New England Law is absolutely my top choice for law school. It would be an honor to attend such a great institution that has been on the forefront of progression since 1908. The curriculum is strong, the faculty is outstanding, and the school is committed to diversity and accepting all walks of life. Most importantly, we share very significant core values of taking care of one’s community, respecting the law, and advocating and representing clients with integrity.
Eager for the next challenge
Hometown: Saint Petersburg, Russia
Undergrad school: Carnegie Mellon University
Grad school: University of Pennsylvania, MA
In sixth grade English, alongside reading Ray Bradbury’s short stories and learning that (according to Mark Twain), “the difference between the almost right word and the right word is…the difference between the lightning bug and the lightning,” my class contemplated the notion that knowledge is power and ignorance is bliss. I knew straight away, with the invisible shiver of a lightning spike through my vertebrae, that I wanted both knowledge and power—and that my life would be a thrilling, focused journey of acquiring both.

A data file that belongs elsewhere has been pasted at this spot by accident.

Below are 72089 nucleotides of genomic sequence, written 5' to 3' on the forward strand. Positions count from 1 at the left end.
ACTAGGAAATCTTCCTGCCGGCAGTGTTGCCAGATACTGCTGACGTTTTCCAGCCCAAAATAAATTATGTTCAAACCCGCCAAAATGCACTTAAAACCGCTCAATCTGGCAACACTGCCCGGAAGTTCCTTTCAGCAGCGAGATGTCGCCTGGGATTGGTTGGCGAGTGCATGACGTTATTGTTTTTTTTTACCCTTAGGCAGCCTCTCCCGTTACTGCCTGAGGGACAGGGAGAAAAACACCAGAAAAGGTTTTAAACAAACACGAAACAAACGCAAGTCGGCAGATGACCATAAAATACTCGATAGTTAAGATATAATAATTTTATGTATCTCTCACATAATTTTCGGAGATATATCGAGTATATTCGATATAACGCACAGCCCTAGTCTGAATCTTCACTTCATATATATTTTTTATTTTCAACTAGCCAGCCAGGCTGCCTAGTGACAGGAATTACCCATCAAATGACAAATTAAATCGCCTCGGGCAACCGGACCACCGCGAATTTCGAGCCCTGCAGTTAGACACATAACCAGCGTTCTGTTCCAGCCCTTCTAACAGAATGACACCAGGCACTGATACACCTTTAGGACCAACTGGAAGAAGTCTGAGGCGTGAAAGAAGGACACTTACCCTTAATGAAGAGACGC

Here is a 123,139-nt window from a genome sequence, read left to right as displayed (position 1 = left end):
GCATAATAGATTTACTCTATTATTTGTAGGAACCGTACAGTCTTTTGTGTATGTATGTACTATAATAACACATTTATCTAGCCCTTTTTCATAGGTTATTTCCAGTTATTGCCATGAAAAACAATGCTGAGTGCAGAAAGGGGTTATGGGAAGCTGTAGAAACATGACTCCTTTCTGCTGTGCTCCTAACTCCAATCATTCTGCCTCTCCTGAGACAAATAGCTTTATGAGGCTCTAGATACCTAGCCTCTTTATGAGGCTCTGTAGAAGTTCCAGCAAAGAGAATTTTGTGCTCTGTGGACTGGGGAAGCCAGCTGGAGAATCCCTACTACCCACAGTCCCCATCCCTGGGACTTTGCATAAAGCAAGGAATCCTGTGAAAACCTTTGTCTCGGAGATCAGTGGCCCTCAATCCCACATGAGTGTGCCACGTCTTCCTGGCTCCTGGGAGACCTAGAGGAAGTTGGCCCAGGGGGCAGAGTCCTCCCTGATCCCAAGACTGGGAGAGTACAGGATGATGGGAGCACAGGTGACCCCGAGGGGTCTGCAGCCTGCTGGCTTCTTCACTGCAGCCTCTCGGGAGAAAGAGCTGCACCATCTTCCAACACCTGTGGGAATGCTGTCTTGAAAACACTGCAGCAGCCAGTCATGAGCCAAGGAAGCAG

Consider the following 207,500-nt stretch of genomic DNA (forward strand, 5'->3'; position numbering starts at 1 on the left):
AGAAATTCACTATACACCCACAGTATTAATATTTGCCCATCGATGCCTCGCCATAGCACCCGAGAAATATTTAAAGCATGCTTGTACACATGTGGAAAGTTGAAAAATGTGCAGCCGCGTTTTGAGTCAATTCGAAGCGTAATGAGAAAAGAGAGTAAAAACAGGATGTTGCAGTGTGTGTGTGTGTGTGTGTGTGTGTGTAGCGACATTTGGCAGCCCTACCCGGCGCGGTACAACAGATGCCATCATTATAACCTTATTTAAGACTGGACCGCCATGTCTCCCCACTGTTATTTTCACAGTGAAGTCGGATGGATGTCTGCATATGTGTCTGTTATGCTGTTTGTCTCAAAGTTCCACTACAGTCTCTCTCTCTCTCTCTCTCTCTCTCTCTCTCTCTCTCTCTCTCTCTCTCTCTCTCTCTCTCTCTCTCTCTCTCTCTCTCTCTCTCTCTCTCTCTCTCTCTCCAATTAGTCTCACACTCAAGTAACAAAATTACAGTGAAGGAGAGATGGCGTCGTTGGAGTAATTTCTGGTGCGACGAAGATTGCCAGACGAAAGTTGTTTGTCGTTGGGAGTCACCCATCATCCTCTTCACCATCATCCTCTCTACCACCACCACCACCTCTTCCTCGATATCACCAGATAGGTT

In my current profession, financial planning, I optimize my clients’ financial lives so that their whole lives can be better. I relish building my own knowledge base as I tackle esoteric pension plan provisions and subsections of our tax code, but most of all revel in the empowerment that my work creates for my clients. I intend to bring such clarity and compassion for my clients to my studies at New England Law and eventual practice as an attorney.